* We choose to withdraw this paper. The DQN itself has too many hyperparameters, which makes it almost impossible to be applied to reasonably large datasets. In the later versions (from v4) with SGDR experiments, it seems that the agent only performs random actions
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Image perceptual hashing finds applications in content indexing, large-scale image database management, certification and authentication and digital watermarking. We propose a Block-DCT and PCA based image perceptual hash in this article and explore the algorithm in the application of tamper detection. The main idea of the algorithm is to integrate color histogram and DCT coefficients of image blocks as perceptual feature, then to compress perceptual features as inter-feature with PCA, and to threshold to create a robust hash. The robustness and discrimination properties of the proposed algorithm are evaluated in detail. Our algorithms first construct a secondary image, derived from input image by pseudo-randomly extracting features that approximately capture semi-global geometric characteristics. From the secondary image (which does not perceptually resemble the input), we further extract the final features which can be used as a hash value (and can be further suitably quantized). In this paper, we use spectral matrix invariants as embodied by Singular Value Decomposition. Surprisingly, formation of the secondary image turns out be quite important since it not only introduces further robustness, but also enhances the security properties. Indeed, our experiments reveal that our hashing algorithms extract most of the geometric information from the images and hence are robust to severe perturbations (e.g. up to %50 cropping by area with 20 degree rotations) on images while avoiding misclassification. Experimental results show that the proposed image perceptual hash algorithm can effectively address the tamper detection problem with advantageous robustness and discrimination.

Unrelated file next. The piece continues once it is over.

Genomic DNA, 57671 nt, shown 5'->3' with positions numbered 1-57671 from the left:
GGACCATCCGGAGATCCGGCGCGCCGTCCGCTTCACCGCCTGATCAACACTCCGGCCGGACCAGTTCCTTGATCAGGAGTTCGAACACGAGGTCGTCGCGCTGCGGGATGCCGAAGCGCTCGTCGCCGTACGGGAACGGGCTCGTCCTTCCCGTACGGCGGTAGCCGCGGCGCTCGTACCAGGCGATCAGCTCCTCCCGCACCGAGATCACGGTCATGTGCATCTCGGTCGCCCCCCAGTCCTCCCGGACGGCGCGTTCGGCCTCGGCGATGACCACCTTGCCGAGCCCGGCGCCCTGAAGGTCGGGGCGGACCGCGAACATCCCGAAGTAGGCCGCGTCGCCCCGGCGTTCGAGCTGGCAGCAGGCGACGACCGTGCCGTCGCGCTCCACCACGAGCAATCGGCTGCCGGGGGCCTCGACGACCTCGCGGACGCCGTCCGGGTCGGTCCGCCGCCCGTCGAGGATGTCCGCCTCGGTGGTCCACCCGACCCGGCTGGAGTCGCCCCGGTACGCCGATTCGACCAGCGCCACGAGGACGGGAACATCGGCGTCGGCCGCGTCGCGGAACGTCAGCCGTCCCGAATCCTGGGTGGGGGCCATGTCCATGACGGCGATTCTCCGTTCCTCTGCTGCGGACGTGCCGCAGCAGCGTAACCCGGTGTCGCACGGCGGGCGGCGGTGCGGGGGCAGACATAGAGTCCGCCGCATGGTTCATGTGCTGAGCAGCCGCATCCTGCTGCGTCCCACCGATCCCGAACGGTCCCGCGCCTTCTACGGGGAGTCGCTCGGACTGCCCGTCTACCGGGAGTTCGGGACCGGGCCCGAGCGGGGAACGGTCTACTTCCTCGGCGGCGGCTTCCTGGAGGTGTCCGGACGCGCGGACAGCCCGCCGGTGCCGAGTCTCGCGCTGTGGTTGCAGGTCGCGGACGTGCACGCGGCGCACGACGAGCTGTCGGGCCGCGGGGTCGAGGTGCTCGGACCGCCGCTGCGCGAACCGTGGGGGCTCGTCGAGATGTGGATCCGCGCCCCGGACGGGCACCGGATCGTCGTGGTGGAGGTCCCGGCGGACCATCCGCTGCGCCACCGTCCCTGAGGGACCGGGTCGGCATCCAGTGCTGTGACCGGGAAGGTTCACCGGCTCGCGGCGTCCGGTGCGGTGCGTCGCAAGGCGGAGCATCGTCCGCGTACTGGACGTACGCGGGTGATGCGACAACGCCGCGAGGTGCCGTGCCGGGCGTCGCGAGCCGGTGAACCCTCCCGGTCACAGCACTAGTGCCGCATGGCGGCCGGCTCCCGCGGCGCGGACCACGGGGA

* 7 pages, 5 figrues